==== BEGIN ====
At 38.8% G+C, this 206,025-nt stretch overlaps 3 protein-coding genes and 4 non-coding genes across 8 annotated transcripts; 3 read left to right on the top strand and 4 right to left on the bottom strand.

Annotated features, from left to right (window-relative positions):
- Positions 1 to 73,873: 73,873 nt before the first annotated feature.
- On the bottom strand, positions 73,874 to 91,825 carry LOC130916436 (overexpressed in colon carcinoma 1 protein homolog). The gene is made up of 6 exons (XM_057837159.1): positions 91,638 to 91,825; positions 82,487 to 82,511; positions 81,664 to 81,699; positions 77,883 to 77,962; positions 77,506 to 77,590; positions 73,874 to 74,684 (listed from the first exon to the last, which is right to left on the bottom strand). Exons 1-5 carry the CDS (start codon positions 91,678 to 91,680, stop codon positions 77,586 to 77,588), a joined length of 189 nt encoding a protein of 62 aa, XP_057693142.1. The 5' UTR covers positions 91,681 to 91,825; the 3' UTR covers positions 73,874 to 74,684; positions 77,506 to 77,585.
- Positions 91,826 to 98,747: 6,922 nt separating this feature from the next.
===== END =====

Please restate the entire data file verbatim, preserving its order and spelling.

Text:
At 38.8% G+C, this 206,025-nt stretch overlaps 3 protein-coding genes and 4 non-coding genes across 8 annotated transcripts; 3 read left to right on the top strand and 4 right to left on the bottom strand.

Annotated features, from left to right (window-relative positions):
- Positions 1 to 73,873: 73,873 nt before the first annotated feature.
- On the bottom strand, positions 73,874 to 91,825 carry LOC130916436 (overexpressed in colon carcinoma 1 protein homolog). The gene is made up of 6 exons (XM_057837159.1): positions 91,638 to 91,825; positions 82,487 to 82,511; positions 81,664 to 81,699; positions 77,883 to 77,962; positions 77,506 to 77,590; positions 73,874 to 74,684 (listed from the first exon to the last, which is right to left on the bottom strand). Exons 1-5 carry the CDS (start codon positions 91,678 to 91,680, stop codon positions 77,586 to 77,588), a joined length of 189 nt encoding a protein of 62 aa, XP_057693142.1. The 5' UTR covers positions 91,681 to 91,825; the 3' UTR covers positions 73,874 to 74,684; positions 77,506 to 77,585.
- Positions 91,826 to 98,747: 6,922 nt separating this feature from the next.